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Old    Nacho (denverd1)      Join Date: May 2004       07-31-2006, 12:30 PM Reply   
A little history on my boat: 1986 MC Tristar 220 w/ 677 hours on 351W. First trip out with new plugs and oil change. Running the best ever since i've had it. Put weight in it less than 10 times this year. Last year and the year before we had about 1000 lbs of sand in it. No problems.

Found a new cove to ride over the weekend. Drove to the new cove, pulled the girls. Two fairly short sets, no probs. Begin filling ballast...

Ballast full, my buddy hops in. Getting up on plane we hit something. Running gear not affected. We stop, check everything, trans fluid level, and start to tow again. At about 2000 RPMs its backfiring through the carb and just won't for crap.

In neutral, the engine runs fine. Feels like the trans is going... Maybe its old and not used to the weight...

Saw another thread where the guy was waiting for a trans rebuild and then realized the firing order was off. Not logical, but any chance its fuel/air related? All this began when we hit something...
Old    Rod McInnis (rodmcinnis)      Join Date: Sep 2002       07-31-2006, 5:25 PM Reply   
What kind of something did you hit?
How do you know you hit something?

I would not expect the transmission to cause backfiring.

It is possible that the engine could get messed up when you hit something and the engine goes from 3000 RPM to zero in an instant. But I would expect the prop and shaft to suffer more than the engine would. What can happen in such a situation is that the timing chain (which is not visible, buried in the engine) can jump a tooth or two. Normally the crank is driving the camshaft, and pulls all the slack in the chain one direction. If the crank suddenly stops the momentum in the camshaft pulls up all the slack and then can jump a tooth. The result would be very poor running and backfiring through the carburetor.

It is also possible that you didn't hit anything at all, it was the timing chain or similar breakdown that made such a loud THUMP noise that you thought you hit something. Timing chains do wear out so it is possible that its time was up.

A quick test would be to check the ignition timing. If the timing chain jumped the ignition timing will be off. Note that readjusting the timing might improve its running a little bit but it won't make the valve timing correct so it will never run right.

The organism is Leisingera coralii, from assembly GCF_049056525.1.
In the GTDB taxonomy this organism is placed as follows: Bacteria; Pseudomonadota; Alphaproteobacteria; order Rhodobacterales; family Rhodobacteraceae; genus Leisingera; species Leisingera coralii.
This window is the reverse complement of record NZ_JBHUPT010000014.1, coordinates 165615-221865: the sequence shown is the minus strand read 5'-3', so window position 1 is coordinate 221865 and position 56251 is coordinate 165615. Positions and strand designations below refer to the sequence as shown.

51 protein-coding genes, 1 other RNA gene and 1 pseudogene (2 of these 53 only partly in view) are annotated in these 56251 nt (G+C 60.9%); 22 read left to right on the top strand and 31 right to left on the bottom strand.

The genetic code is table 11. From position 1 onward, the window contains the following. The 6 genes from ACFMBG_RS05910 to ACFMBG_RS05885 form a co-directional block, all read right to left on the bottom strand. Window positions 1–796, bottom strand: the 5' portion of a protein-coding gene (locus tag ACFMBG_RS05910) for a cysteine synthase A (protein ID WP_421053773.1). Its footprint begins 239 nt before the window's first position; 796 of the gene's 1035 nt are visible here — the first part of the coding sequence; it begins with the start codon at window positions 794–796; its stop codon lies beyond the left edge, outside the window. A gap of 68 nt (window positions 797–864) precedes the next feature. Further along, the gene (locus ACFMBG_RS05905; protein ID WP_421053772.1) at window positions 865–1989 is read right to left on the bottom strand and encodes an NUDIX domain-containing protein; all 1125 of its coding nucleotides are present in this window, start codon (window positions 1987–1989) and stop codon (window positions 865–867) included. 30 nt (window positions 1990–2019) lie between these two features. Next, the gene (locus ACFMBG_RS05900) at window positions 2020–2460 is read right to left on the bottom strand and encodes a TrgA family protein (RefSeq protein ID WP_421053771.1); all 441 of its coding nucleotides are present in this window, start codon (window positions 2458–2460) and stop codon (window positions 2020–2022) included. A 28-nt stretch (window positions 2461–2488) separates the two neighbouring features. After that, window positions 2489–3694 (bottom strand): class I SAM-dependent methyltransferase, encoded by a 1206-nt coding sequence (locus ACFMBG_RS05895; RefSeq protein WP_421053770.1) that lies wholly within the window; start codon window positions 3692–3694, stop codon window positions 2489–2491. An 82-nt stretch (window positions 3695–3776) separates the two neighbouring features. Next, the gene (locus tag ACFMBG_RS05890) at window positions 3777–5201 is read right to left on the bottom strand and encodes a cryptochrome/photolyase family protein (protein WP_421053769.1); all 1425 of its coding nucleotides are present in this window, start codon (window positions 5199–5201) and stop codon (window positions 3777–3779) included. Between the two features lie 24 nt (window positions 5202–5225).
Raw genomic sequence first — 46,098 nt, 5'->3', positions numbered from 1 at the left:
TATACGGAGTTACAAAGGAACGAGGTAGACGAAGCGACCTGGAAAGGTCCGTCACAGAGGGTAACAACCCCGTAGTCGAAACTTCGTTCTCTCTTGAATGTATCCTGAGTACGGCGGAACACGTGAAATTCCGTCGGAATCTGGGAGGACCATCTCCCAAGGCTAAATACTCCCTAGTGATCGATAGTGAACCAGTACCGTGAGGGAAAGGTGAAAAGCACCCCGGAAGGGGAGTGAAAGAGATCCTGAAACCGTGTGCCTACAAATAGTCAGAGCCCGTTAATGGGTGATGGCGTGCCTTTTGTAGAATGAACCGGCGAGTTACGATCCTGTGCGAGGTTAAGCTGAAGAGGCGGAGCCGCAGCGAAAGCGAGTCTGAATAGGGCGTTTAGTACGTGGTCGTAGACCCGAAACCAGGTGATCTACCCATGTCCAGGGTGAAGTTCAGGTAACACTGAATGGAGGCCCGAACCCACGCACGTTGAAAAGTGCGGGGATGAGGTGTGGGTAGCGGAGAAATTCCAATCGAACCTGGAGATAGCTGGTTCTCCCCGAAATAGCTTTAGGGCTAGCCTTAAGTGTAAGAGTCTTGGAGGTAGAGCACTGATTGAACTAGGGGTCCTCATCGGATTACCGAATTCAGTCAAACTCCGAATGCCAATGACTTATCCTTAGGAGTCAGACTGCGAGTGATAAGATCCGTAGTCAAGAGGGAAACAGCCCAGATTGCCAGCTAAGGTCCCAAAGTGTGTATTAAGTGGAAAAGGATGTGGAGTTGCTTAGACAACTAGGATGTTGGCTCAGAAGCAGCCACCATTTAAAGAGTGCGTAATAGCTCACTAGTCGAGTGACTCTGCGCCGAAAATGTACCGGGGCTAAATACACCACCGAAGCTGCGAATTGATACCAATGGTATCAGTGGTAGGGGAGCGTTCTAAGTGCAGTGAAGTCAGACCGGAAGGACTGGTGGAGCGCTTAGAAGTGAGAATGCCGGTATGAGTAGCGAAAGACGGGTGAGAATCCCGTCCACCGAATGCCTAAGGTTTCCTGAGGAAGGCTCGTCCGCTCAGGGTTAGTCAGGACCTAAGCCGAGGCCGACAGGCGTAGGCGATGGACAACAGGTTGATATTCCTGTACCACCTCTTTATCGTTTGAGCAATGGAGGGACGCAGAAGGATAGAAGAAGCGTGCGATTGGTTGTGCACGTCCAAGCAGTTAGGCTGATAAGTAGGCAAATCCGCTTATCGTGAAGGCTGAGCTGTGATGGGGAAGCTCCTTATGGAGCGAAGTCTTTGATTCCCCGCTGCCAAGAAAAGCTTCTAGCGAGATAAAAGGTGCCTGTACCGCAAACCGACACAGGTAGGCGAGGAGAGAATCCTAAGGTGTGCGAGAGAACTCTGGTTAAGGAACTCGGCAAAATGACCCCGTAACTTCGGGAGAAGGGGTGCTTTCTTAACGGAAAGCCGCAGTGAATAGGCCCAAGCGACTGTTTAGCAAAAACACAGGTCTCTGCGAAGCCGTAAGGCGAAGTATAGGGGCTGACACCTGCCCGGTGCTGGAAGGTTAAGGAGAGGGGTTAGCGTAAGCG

Assuming that the ignition timing was off, and also assuming that the distributor wasn't loose, then I would assume that the cam shaft is off. I am not aware of any easy way to verify the camshaft timing short of disassembling the front part of the engine to get to the timing chain.

If it is the timing chain then it shouldn't be too difficult to tear down to it with the engine in the boat. The timing chain is basically behind the water pump. But then, you might want to consider that it is a 20 year old motor with 677 hours on it. It might be time for a complete rebuild.
Old    Todd (snyper1d)      Join Date: Mar 2005       07-31-2006, 9:02 PM Reply   
Will the boat get on plane or drive at all? Any funny noises besides the backfiring?

If the boat will not drive, it is possible that the engine coupler (also called dampener plate) has given out. When you hit something, did you hear a loud pop? Possibly a sound like a crushing aluminum can? It is not uncommon for older boats that have quite a bit of wear on them to have this part go out.
Old    Nacho (denverd1)      Join Date: May 2004       08-01-2006, 11:11 AM Reply   
we're in the middle of our 2nd drought season in a row. this should help explain things:

i know we hit something because the boat rocked to the starboard side and then leveled out once we came off of it.

Rod - while what you're describing sounds possible, wouldn't it run like crap when in neutral?

Todd - the boat will run, just not above 2000 rpms. and when not in gear, it runs perfectly, up to 5000 RPMS
Old    Rod McInnis (rodmcinnis)      Join Date: Sep 2002       08-01-2006, 12:33 PM Reply   
The valve timing effects how well the engine breaths. Without a load on it the engine doesn't need to breath much.

The backfiring through the carb is telling me that there is something wrong in the timing and/or ignition area.

I can imagin a number of things that could cause a major loss of power. If the prop shaft was bent, or the strut that holds the shaft was bent (and it wouldn't take much) then it could require an major amount of power to turn the prop. I would expect this to have an effect at idle speeds and I wouldn't expect it to cause backfiring.

If the transmission shifts into forward and reverse and will idle in neutral then I doubt that it is causing such a problem. I have had transmissions start to slip, and also had the forward clutches warp and not release to the point that I had no neutral and it would stall the engine when I tried reverse. I just can't think of anything in the transmission that would rob power at higher RPMs.

Buy, beg or borrow a timing light and see if the timing is off.
Old    Nacho (denverd1)      Join Date: May 2004       08-01-2006, 12:43 PM Reply   
will do. just got back from the house and I tried to spin the prop by hand to see if the shaft was binding anywhere. nothing. it spun freely, same as before. Sounds to me like the timing too. Just surprised it was caused by a minor impact. Thanks Rod
Old    Alessandro Garabaghi (pimp131)      Join Date: Aug 2003       08-02-2006, 4:45 AM Reply   
Could the boat be in limp mode? I know our prostar had a problem where it would not go past 2,000 rpms replaced a sensor near the ECU and all was good


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